Warren Buffett's 10 Commandments

Because of his immense success, Buffett’s advice carries with it great weight and authority. Many of his essays and letters have been collected for publication, and he’s known among journalists for his quotable quips and reasonable advice for investors.

Recently, a George Washington University professor named Lawrence Cunningham compiled a list of Buffett’s most important guidelines for corporate directors, which was published in the latest edition of NACD’s Directorship magazine.

You can read a condensed and edited version of that article here. These “ten commandments” for business leaders, as Cunningham calls them, are what Buffett cites for his vast amount of boardroom triumphs.
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Understanding the Types of Shareholder Lawsuits

Boards exist to protect shareholders based on the fiduciary duties of care, loyalty, and good faith. If shareholders feel that those duties have not been met by a board or board member, they can take legal action against them.

shareholder lawsuits

The “business judgment rule” protects boards and board members from lawsuits for simply making bad choices. As LegalMatch shares, “The business judgment rule requires that courts defer to the board of directors in business matters.

The only exception to the business judgment rule is if shareholders can show that the board of directors engaged in fraud, illegal activities, or were grossly negligent while managing the corporation.”

In other words, boards are afforded the right to make bad business choices as long as there is evidence they were acting in good faith. If there is a belief that the board or a board member has engaged in one of those wrongful practices, there are two options for types of shareholder lawsuits: a direct lawsuit (also called shareholder class action lawsuit) or a derivative lawsuit.
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Directorpoint Wins FinancesOnline Awards

screen-shot-2017-06-28-at-4-23-58-pmFinancesOnline, a popular review platform for software and B2B services, recently published a detailed review of Directorpoint‘s board software product.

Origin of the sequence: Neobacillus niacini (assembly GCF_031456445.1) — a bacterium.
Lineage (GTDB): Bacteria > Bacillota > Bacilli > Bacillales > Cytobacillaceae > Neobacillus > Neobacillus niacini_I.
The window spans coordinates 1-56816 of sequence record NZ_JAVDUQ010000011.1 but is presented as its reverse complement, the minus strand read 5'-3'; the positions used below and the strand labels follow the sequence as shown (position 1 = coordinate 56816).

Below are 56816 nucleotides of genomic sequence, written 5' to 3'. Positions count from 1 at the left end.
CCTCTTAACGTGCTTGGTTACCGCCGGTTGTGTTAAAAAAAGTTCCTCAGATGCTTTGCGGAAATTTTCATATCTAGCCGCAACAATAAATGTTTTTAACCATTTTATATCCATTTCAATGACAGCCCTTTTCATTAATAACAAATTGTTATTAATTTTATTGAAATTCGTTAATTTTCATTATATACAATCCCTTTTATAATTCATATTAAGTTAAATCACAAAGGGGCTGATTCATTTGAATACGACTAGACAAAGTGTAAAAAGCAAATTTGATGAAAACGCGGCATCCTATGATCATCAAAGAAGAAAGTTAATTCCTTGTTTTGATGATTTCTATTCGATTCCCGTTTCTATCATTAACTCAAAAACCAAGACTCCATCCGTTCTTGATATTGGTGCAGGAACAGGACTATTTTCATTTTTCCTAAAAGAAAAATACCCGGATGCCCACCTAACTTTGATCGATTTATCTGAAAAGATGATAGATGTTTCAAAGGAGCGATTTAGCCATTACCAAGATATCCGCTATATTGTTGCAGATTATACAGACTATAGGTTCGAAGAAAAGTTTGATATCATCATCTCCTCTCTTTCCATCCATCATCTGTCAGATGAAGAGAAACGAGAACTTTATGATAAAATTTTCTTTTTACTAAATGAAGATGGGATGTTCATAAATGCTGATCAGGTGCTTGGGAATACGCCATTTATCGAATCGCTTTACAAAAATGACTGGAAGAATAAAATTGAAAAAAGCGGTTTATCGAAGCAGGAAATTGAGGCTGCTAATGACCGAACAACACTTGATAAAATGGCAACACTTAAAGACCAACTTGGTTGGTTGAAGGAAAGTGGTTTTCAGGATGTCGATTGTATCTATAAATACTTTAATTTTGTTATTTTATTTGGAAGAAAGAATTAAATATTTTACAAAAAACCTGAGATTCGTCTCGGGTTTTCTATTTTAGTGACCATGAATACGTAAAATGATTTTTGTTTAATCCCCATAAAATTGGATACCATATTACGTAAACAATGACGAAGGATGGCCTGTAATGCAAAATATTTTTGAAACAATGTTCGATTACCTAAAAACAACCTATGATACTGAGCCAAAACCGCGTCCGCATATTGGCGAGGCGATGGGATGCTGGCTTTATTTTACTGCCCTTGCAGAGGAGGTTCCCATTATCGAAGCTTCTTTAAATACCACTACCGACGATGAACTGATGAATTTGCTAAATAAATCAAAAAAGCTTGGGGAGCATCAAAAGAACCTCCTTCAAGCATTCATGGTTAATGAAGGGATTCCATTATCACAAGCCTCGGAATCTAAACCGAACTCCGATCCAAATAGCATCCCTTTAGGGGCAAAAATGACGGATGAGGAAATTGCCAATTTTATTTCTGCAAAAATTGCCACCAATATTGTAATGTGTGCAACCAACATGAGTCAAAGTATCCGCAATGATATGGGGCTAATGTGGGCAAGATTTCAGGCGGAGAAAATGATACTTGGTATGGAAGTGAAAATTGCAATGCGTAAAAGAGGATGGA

They highlighted Directorpoint’s ease-of-use, useful features for board productivity, and dedication to security as well as how Directorpoint simplifies the entire board experience.

In addition to this review, Directorpoint is proud to have received two FinancesOnline awards of distinction: the Great User Experience Award and the Rising Star Award. Furthermore, FinancesOnline reviewed Directorpoint’s mentions across various social media channels in order to measure user satisfaction and were only able to locate positive comments and reviews.

We work hard every day to ensure that our users have an outstanding experience using our board software. Our intuitive platform helps launch the boardroom experience into the modern age–while streamlining meeting preparation and overall communication. Many thanks to FinancesOnline for recognizing our efforts!

If you would or your board of directors would like to try our world-class software please reach out and schedule a brief demo, so we can show you how our intuitive desktop and mobile app can help your board make better decisions.

Taking an Unpopular Stand as a Board Member

Individuality concept, birds on a wire

Disagreement is a natural part of the boardroom process. In fact, it’s an integral element in decision-making. Diversity of thought helps board members analyze their options from varying angles, which ultimately helps them make better choices as a collective.